But even this restlessness is a form of parental influence. On the other hand, children who receive too much attention from their parents tend to rebel against them. But even in her rebellion, the child is still influenced by the parents: her actions are a response to those of her parents, without which the rebellion would have no basis. Hannibal and Me Key Idea 2: Some people — heroes on a quest — know their ultimate goal early in life and some — wanderers — will find their determination later.
Do you know your purpose in life? Eventually, they start looking for their own individual purpose. This quest can take various forms: it can be something truly magnificent, such as winning the Nobel Prize, or it might be more ordinary, such as becoming an excellent craftsman or a respected member of the local community.
All his life he worked to achieve this dream, and his invasion through the Alps and his first military victories against Rome brought his dream within reach.
Hannibal had the benefit of knowing what he wanted from childhood, and that clarity of purpose gave him complete focus. His military success against the Romans was the result of this lifelong focus.
Not everyone is so lucky. Wanderers, in contrast with heroes like Hannibal, first need to find themselves before they can find their purpose, which can actually be advantageous. As a result, they are able to see different opportunities that might remain elusive to those with tunnel vision.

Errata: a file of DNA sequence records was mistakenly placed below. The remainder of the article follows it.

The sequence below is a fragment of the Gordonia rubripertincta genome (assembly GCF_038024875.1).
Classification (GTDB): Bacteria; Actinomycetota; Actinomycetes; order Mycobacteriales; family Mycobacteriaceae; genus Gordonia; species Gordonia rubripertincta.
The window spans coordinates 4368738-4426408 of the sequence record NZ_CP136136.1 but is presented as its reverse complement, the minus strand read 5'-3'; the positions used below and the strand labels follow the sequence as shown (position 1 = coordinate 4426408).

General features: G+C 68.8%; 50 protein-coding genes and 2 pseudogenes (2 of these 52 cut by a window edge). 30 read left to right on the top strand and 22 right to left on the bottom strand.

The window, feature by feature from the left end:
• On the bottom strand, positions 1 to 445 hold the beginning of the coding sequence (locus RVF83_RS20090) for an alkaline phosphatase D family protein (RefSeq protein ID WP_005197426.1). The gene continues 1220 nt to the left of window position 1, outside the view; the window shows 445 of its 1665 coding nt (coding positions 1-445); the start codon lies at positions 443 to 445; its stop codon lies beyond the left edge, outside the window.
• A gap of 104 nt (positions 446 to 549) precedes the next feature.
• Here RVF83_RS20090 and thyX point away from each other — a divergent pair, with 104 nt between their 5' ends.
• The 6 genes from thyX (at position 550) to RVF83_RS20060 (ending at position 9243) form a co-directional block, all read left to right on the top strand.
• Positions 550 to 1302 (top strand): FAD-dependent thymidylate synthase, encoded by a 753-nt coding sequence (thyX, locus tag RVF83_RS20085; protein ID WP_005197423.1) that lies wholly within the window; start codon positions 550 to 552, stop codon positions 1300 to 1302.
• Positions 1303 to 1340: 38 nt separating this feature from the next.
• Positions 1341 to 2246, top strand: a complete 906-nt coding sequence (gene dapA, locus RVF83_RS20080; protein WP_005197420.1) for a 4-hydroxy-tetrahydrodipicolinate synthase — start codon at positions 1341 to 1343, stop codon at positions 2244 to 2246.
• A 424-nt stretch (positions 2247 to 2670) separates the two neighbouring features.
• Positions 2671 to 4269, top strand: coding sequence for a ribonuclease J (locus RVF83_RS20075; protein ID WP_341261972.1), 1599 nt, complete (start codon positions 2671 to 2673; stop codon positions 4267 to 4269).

Hannibal and Me Key Idea 3: You can defeat your opponents by making your weaknesses irrelevant and undermining their strengths. Sometimes people stand between you and your goals.
And sometimes these rivals will be stronger than you. First, you must make your own weaknesses irrelevant by carefully choosing the right settings for your confrontations.
People, like armies, all have individual weaknesses. An impulsive person, for example, often lacks patience. If you know this to be true of yourself, then you can choose an environment for your confrontation that makes this weakness irrelevant. For example, when Hannibal fought the battle of Cannae, his greatest victory over the Romans, he first let the Roman footmen charge to meet his army. But in the midst of the battle, when the Roman soldiers had become tired, he had his cavalry charge into the back of their army, thus beating them with their own tactic.
So how can you apply this to your life? Imagine that a slandering colleague is always making you the subject of his gossip. Hannibal and Me Key Idea 4: The big picture is more important than single victory. What is the best way to measure your success in life? Is it your career? Your bank account?
Your family life? In part, this is because of the human desire to be successful. Hannibal, too, felt the consequences of losing sight of the big picture. During his invasion in Italy, he never lost a single battle. Despite being outnumbered most of the time, he and his army still emerged victorious. As a consequence, he never attacked Rome directly, and was instead content with his victories on the battlefield.